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Care-Rite clients develop their skills all over Fallbrook

Lucette Moramarco

Associate Editor

At the Care-Rite Vocational Services’ open house Sept. 9, visitors toured the new workshop established for its Micro-Businesses program. Despite the rainy weather outside, there was plenty of action inside the building on Aviation.

Several clients, adults with intellectual disabilities, arrived to put together flowers in vases while a couple of the staff members led the tours.

Each room houses a different part of the program. Across the hall from the Flowers Done Rite micro business is the Knitted Beanies room where skeins of yarn and round knitting looms are stored. The weather has been too hot for the clients to work on the looms, so that project is on hold. When they do start again, those who can’t wrap the yarn around the loom pegs, wind the yarn into balls for those who can make the beanies that they sell or donate.

Business development and employment specialist Joyce Meeks explained to visitors that everyone helps paint barn quilt wall hangings, “using whatever skill they have, painting lines or just priming the board.” The goal is to master new skills at whatever level they are capable of doing.

A newer project, started three months ago, is tie-dying shirts and socks. Care-Rite has one washing machine and two dryers, all donated, for this endeavor. The clients learn how to make designs by tying rolled up shirts in different places. The purpose is to “give skills they may not have had exposure to,” Meeks said.

She said she taught art to special education students at Fallbrook High School before coming to Care-Rite. They are also experimenting with using bleach on colored shirts for a different effect. Many of the shirts come from donations of clothing to Hidden Treasures Thrift Store, Care-Rite’s first micro business.

Their clients also work around town, sweeping sidewalks and picking up trash, as well as collecting recyclable bottles and cans at participating businesses. Once the teams bring the recyclables back to the workshop, different groups sort them all before a staff member turns them in at a recycling center. The workers involved get to split the money made this way.

Meeks said that the micro businesses are developed with three factors involved: 1. Think seasonally, 2. Look at the customer base, 3. Look at the skills of the clients. The flower shop is one project that is year round. They currently have 60 flower subscribers who pay $60 for six months of weekly flowers delivered to their homes or businesses.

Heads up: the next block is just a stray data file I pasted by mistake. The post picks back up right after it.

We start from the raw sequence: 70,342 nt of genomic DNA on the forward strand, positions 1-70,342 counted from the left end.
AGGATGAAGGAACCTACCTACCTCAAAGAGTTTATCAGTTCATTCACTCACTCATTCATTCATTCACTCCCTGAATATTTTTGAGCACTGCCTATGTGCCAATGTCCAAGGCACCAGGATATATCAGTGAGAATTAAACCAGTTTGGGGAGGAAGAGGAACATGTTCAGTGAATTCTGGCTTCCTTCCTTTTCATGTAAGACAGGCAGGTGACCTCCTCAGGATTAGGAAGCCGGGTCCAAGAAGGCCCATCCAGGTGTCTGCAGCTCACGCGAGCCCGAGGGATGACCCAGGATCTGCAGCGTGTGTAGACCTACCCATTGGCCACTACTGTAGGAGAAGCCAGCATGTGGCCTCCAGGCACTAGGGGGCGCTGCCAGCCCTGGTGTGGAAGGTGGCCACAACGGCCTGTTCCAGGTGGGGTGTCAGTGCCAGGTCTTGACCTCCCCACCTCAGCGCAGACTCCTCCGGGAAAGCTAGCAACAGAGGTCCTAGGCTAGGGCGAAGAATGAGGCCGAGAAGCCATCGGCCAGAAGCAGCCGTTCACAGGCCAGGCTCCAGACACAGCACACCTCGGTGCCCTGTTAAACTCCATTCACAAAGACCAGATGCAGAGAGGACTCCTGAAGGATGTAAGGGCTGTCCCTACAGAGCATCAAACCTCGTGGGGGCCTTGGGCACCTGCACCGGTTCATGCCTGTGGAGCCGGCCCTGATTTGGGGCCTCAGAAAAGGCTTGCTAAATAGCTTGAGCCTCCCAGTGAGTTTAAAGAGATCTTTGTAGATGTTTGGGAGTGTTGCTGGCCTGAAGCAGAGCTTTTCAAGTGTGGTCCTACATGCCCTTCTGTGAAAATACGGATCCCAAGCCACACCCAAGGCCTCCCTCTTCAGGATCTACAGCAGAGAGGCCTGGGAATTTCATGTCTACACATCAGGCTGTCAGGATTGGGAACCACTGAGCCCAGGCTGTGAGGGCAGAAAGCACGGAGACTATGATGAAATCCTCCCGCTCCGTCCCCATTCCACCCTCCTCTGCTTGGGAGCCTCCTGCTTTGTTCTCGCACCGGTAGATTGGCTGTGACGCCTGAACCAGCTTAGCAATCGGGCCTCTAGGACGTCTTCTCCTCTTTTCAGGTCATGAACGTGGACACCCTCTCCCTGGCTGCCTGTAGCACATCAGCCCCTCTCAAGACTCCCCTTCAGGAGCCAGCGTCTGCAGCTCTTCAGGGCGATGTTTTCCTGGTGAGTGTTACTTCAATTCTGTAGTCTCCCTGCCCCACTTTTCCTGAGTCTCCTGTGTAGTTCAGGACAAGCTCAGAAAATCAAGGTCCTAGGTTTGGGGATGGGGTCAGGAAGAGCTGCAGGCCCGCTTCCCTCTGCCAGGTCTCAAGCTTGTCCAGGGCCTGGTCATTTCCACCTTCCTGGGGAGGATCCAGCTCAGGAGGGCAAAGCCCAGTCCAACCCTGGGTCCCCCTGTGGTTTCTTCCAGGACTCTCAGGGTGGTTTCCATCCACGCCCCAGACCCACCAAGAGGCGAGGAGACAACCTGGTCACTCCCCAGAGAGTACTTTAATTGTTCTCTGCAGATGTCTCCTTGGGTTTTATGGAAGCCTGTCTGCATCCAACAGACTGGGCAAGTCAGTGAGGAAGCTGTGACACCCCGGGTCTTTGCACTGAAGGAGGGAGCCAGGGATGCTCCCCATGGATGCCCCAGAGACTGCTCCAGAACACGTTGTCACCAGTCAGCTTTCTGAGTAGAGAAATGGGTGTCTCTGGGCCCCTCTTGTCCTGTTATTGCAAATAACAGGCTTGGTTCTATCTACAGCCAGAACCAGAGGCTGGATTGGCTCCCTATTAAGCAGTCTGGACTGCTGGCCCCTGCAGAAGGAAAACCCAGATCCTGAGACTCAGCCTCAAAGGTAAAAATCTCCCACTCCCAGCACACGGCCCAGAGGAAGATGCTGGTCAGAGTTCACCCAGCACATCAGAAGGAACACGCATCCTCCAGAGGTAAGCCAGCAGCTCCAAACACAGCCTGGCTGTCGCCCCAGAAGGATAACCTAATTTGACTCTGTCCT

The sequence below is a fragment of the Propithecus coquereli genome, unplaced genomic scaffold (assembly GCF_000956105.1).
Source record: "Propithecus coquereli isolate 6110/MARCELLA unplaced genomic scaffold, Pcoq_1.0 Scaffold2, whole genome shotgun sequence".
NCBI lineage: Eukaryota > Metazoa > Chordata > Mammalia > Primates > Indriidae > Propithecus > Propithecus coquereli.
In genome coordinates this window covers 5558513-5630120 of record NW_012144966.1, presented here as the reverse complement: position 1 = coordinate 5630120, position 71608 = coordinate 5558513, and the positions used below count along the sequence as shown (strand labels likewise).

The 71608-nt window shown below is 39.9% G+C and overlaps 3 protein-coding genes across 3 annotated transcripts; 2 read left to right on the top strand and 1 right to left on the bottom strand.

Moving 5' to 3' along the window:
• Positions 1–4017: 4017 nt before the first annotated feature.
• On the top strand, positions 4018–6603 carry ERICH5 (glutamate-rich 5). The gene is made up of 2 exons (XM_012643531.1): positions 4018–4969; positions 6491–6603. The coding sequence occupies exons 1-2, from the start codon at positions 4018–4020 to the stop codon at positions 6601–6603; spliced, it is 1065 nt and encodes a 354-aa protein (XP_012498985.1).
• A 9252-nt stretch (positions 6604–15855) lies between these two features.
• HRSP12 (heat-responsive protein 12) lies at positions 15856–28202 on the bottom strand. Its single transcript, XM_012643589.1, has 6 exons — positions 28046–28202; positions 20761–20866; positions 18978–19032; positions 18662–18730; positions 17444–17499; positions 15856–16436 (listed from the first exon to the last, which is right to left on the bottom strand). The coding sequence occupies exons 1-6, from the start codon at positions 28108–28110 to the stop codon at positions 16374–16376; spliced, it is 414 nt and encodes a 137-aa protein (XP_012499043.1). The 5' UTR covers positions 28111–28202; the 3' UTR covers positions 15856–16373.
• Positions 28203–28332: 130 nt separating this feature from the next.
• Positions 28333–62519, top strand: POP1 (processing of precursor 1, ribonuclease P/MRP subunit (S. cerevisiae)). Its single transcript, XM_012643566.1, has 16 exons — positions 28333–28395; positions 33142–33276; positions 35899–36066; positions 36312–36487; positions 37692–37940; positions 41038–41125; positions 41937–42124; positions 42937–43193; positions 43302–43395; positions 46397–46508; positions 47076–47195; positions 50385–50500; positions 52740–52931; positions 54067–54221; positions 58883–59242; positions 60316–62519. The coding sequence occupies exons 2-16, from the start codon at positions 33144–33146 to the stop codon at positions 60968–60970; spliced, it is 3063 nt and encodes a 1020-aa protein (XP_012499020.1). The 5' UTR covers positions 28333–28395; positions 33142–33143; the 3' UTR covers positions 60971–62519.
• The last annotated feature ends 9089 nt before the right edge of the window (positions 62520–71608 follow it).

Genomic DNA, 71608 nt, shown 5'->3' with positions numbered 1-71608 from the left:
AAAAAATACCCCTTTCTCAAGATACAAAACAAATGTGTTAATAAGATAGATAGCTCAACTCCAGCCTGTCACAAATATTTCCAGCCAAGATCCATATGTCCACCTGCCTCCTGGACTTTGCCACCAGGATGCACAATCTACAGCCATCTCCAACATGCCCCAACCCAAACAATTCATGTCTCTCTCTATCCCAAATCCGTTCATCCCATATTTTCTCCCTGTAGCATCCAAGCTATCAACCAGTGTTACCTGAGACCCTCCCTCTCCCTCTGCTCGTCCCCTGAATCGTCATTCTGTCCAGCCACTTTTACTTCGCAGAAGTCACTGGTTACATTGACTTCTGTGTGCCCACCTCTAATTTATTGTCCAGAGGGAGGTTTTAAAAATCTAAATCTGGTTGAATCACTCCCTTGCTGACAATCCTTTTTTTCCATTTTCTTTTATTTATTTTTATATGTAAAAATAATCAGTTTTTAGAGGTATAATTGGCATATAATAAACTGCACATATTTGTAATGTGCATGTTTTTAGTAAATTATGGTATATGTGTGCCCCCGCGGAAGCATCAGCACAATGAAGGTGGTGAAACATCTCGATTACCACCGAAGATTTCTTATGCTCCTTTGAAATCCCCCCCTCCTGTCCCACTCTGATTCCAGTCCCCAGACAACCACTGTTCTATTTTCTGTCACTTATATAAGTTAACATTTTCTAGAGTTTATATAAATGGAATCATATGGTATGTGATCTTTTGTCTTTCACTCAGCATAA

The clients put together the flowers in vases and deliver them to the subscribers of Flowers Done Rite, where they pick up the previous vases which are cleaned before being refilled. They have a refrigerator display case to keep the flowers fresh while they wait to be delivered.

Flowers that don’t make it into the vases are dried and made into pot pourri which is sold along with their other products. They set up their booth the first and fourth Thursday of the month at Hidden Treasures from 9-11 a.m., the second Thursday at Grocery Outlet and the third Thursday at Major Market. They are also planning to have it all available on their website by the end of the year, https://careritevoc.com/.

While they would love to have a booth at the Saturday Farmers Market downtown, Meeks said they would need a volunteer to be in charge of it as the staff already works full time.

Care-Rite has 43 clients in Fallbrook where they develop the micro business projects which are then started at their Temecula location which has 165 clients. Some of the local clients also work part-time for local businesses including Nessy Burger and Z Cafe. Teams are available to clean offices for an hour a week, doing vacuuming and dusting.

For more information on any of these programs, call Meeks at the office, 760-728-6951, or on her cell phone, 951-691-2278.

 

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